“Amid the awful darkness, apparently forsaken of God, Christ had drained the last dregs in the cup of human woe. In those dreadful hours He had relied upon the evidence of His Father’s acceptance heretofore given Him. … By faith, Christ was victor.” — Ellen G. White, Christ Triumphant, p. 277.
The faith of Jesus is a faith so deep, so trusting, so committed, that all the demons in the cosmos and all the trials on earth cannot shake it. It is a faith that trusts when it cannot see, believes when it cannot understand, hangs on when there is little to hang on to. This “faith of Jesus” is itself a gift we receive by faith and will carry us through the crisis ahead. It is “the faith of Jesus” dwelling in our hearts that enables us to worship Christ as supreme and steadfastly endure when Revelation’s mark of the beast is enforced.
And yet, it is not something that out of nowhere suddenly appears. God’s people have been learning to live by faith, day by day, now. In good times, in bad times, when God feels close, when God seems far away — it doesn’t matter. “The just shall live by faith” (Gal. 3:11; see also Hab. 2:4). The time for preparation is now. Every trial now, if endured in faith, can bear precious fruit in our lives.
Think about a time when life seemed to crumble around you and all that you had was your faith. How did you get by? What lessons did you learn? What did you experience that could help others who might be going through something similar?
Tuesday ↥ June 6
The prophecy regarding the mark of the beast is about religious intolerance, an economic boycott, persecution, and eventually a death decree. Surprisingly, it is also a message of encouragement. Even in the worst of times, God will sustain His people who “keep the commandments of God and the faith of Jesus” (Rev. 14:12, NKJV). And, among those commandments, of course, is the fourth — the seventh-day Sabbath.
The mark of the beast prophecy in Revelation 13 tells us about the worst, the absolute fever pitch, of Satan’s war against God. His first strategy in this campaign is deception. Revelation 13 tells about a time in the future when the devil will work through an earthly religiopolitical power called the beast and resort to force.
Religious persecution, of course, is not new. It has been around ever since Cain killed Abel for worshiping the way God instructed them to worship (see Gen. 4:1-8). Jesus said persecution would happen even to believers in the first century and down through the ages: “The time is coming,“ He warned, “that whoever kills you will think that he offers God service“ (John 16:2, NKJV; see also Matt. 10:22, 1 Pet. 4:12).
The mark of the beast prophecy is about the final link in this ungodly chain. Like the persecutions in the past, it is designed to force everyone to conform to a certain set of beliefs and an approved system of worship.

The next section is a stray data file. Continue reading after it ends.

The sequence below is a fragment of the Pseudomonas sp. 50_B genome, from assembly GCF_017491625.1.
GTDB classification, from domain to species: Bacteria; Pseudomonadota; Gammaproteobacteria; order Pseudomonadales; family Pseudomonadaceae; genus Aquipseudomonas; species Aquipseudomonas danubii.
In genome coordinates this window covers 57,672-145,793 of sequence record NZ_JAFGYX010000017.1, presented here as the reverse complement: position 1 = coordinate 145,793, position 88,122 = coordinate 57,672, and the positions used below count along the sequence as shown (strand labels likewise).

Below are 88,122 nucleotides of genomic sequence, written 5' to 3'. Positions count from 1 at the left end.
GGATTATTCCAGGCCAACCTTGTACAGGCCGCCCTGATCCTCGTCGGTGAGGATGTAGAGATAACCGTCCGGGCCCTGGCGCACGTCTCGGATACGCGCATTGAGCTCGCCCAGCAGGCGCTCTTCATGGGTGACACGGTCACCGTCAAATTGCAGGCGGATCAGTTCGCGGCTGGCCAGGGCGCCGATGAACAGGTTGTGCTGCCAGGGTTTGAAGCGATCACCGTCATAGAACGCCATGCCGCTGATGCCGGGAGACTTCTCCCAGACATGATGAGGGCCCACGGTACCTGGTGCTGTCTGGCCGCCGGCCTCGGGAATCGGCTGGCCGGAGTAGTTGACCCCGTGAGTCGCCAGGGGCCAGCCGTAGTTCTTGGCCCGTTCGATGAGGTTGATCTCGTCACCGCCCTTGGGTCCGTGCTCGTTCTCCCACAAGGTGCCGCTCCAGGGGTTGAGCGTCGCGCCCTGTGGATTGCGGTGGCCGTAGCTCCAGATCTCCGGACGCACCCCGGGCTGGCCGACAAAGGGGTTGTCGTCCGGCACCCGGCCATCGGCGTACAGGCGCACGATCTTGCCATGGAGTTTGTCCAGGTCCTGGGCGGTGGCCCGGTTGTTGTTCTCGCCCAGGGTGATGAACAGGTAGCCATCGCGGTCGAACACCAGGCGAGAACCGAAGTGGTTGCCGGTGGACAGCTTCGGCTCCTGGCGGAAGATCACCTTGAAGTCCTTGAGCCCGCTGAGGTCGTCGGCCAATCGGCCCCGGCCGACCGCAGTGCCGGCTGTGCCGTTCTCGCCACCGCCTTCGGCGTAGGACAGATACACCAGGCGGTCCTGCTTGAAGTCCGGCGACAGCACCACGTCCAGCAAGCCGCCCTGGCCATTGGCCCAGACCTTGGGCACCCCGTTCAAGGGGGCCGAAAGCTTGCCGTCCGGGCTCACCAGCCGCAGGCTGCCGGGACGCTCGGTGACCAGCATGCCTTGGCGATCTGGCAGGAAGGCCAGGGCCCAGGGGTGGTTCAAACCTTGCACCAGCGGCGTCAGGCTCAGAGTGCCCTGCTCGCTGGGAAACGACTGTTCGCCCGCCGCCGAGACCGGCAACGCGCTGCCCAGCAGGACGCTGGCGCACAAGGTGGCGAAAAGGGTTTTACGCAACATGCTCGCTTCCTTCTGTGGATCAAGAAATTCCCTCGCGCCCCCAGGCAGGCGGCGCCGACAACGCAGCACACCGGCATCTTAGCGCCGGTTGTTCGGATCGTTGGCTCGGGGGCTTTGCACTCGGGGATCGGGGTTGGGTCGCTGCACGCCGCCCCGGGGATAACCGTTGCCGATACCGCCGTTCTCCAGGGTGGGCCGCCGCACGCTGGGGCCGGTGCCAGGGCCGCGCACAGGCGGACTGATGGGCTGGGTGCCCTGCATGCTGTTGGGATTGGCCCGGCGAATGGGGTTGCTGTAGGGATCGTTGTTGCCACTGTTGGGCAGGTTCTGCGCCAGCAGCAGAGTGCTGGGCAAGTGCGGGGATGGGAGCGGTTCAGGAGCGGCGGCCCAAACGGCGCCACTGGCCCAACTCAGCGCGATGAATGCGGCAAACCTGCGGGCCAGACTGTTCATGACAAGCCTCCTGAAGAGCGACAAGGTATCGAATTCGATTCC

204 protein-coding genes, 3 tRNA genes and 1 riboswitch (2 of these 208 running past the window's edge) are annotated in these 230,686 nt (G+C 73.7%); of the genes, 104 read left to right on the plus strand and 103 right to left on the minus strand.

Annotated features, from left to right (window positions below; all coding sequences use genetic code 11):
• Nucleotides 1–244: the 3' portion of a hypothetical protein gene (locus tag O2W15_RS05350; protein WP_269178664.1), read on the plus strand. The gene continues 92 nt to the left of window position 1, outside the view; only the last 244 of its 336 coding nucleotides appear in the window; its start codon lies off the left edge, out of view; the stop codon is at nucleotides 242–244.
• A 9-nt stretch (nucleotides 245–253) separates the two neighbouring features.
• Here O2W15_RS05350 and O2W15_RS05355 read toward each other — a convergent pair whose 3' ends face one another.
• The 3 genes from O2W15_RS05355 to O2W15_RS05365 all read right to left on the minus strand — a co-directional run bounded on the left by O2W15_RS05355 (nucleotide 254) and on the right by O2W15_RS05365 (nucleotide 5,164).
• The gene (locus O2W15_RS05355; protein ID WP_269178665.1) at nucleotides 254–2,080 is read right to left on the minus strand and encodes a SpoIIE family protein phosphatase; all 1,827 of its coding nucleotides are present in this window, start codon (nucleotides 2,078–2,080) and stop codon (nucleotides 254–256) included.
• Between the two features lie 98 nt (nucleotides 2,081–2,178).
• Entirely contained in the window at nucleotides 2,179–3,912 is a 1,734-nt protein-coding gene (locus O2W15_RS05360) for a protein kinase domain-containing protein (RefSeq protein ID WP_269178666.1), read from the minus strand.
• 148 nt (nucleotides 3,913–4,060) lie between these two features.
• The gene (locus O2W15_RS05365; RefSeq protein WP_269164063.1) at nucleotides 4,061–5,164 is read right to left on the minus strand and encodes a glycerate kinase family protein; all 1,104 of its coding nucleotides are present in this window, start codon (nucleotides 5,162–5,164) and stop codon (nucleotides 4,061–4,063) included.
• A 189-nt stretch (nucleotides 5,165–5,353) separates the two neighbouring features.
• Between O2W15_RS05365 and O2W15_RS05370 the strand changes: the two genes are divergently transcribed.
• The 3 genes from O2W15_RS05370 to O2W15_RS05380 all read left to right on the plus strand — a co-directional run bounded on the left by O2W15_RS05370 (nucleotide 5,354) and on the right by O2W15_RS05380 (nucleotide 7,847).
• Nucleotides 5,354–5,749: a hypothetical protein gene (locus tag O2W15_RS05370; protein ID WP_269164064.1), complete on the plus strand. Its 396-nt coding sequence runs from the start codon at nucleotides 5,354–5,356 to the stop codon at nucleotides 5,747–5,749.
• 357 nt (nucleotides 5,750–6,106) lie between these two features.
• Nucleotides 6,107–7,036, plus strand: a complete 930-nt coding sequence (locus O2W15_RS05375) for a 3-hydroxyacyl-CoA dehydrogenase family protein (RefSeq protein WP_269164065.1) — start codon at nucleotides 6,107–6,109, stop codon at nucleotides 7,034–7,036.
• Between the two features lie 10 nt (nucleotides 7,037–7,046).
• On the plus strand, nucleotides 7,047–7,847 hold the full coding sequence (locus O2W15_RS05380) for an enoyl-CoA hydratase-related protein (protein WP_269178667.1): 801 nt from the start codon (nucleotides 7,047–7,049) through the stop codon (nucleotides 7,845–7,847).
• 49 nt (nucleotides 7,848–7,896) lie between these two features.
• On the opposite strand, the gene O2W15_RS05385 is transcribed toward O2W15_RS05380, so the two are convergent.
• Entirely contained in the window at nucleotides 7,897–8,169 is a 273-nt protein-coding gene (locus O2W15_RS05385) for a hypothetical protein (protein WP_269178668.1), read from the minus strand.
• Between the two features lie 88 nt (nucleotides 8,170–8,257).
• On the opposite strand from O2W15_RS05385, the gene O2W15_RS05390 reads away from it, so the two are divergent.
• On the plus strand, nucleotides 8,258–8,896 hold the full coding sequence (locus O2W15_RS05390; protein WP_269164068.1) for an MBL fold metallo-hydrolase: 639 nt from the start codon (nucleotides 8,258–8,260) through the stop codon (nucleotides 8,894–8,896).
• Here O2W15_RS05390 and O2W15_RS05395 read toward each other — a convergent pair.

Read Revelation 13:15-17. What will God’s end-time people face in the final crisis?
The prophecy says the persecution will start with economic sanctions: “No one can buy or sell” unless they have “the mark.” When this happens, the immense majority will capitulate. Anyone who refuses will eventually be placed under a death decree.
The devil is preparing professed Christians by compromises in their lives to receive the mark of the beast when the final test comes upon us in the future. God’s love for each one of us will strengthen us and preserve us during the troublous times ahead.
Read Galatians 6:7-9. Though this is not written in the context of last-day events, why is the principle there so relevant to issues over the mark of the beast, and how we can stand faithful?
Wednesday ↥ June 7
Read Revelation 13:1, 2. Where does the beast come from, and who gives the beast his authority?
The first beast power of Revelation 13 receives his power, seat, and great authority from the dragon. Revelation 12:9 and Revelation 20:2 identify the dragon as Satan. Satan is a cunning foe and works through earthly powers. Revelation 12:3-5 says this “dragon” — the devil — attempted to destroy the “male Child” as soon as He was born. This “male Child” was later “caught up to God and His throne” (NKJV). This, of course, refers to Christ. Desiring to destroy the Christ child, Satan worked through Herod and imperial Rome. At the end of Jesus’ life, a Roman governor, Pilate, condemned Christ to die, a Roman executioner nailed Him to the cruel cross, a Roman soldier pierced Him with a spear, and Roman soldiers guarded His tomb. According to Revelation 13:2, the dragon, Satan, working through pagan Rome, would give the seat of its government to this emerging beast power.